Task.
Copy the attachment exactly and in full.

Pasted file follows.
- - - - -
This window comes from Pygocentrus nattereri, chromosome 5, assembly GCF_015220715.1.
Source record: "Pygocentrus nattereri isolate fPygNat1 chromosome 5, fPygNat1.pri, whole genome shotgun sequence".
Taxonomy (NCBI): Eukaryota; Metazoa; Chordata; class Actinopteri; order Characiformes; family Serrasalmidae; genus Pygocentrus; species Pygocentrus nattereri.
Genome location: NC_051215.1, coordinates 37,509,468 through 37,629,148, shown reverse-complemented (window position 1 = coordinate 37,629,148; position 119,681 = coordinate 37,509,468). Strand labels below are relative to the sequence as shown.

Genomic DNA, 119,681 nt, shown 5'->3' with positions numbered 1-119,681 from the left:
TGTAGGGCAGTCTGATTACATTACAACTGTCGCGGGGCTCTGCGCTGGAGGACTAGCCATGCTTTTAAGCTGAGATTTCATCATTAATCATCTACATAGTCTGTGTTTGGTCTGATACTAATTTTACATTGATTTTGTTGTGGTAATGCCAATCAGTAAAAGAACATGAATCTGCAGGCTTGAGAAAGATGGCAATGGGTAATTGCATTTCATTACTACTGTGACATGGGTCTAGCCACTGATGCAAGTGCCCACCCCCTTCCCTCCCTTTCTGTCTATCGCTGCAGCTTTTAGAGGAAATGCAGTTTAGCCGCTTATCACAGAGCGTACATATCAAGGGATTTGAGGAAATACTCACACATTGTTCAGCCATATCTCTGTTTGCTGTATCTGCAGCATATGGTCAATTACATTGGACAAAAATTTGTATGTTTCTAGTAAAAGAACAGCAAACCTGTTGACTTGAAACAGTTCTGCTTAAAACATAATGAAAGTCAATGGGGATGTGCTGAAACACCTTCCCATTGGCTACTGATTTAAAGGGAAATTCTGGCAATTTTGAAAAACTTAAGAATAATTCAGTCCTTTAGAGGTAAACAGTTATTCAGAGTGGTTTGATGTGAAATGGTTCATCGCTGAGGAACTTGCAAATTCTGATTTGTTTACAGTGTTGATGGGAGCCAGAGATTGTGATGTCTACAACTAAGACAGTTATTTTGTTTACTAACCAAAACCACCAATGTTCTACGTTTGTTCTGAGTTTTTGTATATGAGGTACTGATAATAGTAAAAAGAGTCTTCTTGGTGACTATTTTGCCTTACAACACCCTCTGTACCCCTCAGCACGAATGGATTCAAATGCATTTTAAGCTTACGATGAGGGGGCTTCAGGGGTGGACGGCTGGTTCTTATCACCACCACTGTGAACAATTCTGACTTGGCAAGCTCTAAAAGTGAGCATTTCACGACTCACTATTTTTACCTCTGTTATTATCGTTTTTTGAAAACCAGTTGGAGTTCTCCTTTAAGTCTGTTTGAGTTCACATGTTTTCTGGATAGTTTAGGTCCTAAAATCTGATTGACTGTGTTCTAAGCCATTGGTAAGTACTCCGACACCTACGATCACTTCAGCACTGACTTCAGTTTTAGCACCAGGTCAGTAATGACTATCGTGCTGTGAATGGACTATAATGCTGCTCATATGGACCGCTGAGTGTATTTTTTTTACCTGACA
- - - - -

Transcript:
This window comes from Pygocentrus nattereri, chromosome 5, assembly GCF_015220715.1.
Source record: "Pygocentrus nattereri isolate fPygNat1 chromosome 5, fPygNat1.pri, whole genome shotgun sequence".
Taxonomy (NCBI): Eukaryota; Metazoa; Chordata; class Actinopteri; order Characiformes; family Serrasalmidae; genus Pygocentrus; species Pygocentrus nattereri.
Genome location: NC_051215.1, coordinates 37,509,468 through 37,629,148, shown reverse-complemented (window position 1 = coordinate 37,629,148; position 119,681 = coordinate 37,509,468). Strand labels below are relative to the sequence as shown.

Genomic DNA, 119,681 nt, shown 5'->3' with positions numbered 1-119,681 from the left:
TGTAGGGCAGTCTGATTACATTACAACTGTCGCGGGGCTCTGCGCTGGAGGACTAGCCATGCTTTTAAGCTGAGATTTCATCATTAATCATCTACATAGTCTGTGTTTGGTCTGATACTAATTTTACATTGATTTTGTTGTGGTAATGCCAATCAGTAAAAGAACATGAATCTGCAGGCTTGAGAAAGATGGCAATGGGTAATTGCATTTCATTACTACTGTGACATGGGTCTAGCCACTGATGCAAGTGCCCACCCCCTTCCCTCCCTTTCTGTCTATCGCTGCAGCTTTTAGAGGAAATGCAGTTTAGCCGCTTATCACAGAGCGTACATATCAAGGGATTTGAGGAAATACTCACACATTGTTCAGCCATATCTCTGTTTGCTGTATCTGCAGCATATGGTCAATTACATTGGACAAAAATTTGTATGTTTCTAGTAAAAGAACAGCAAACCTGTTGACTTGAAACAGTTCTGCTTAAAACATAATGAAAGTCAATGGGGATGTGCTGAAACACCTTCCCATTGGCTACTGATTTAAAGGGAAATTCTGGCAATTTTGAAAAACTTAAGAATAATTCAGTCCTTTAGAGGTAAACAGTTATTCAGAGTGGTTTGATGTGAAATGGTTCATCGCTGAGGAACTTGCAAATTCTGATTTGTTTACAGTGTTGATGGGAGCCAGAGATTGTGATGTCTACAACTAAGACAGTTATTTTGTTTACTAACCAAAACCACCAATGTTCTACGTTTGTTCTGAGTTTTTGTATATGAGGTACTGATAATAGTAAAAAGAGTCTTCTTGGTGACTATTTTGCCTTACAACACCCTCTGTACCCCTCAGCACGAATGGATTCAAATGCATTTTAAGCTTACGATGAGGGGGCTTCAGGGGTGGACGGCTGGTTCTTATCACCACCACTGTGAACAATTCTGACTTGGCAAGCTCTAAAAGTGAGCATTTCACGACTCACTATTTTTACCTCTGTTATTATCGTTTTTTGAAAACCAGTTGGAGTTCTCCTTTAAGTCTGTTTGAGTTCACATGTTTTCTGGATAGTTTAGGTCCTAAAATCTGATTGACTGTGTTCTAAGCCATTGGTAAGTACTCCGACACCTACGATCACTTCAGCACTGACTTCAGTTTTAGCACCAGGTCAGTAATGACTATCGTGCTGTGAATGGACTATAATGCTGCTCATATGGACCGCTGAGTGTATTTTTTTTACCTGACA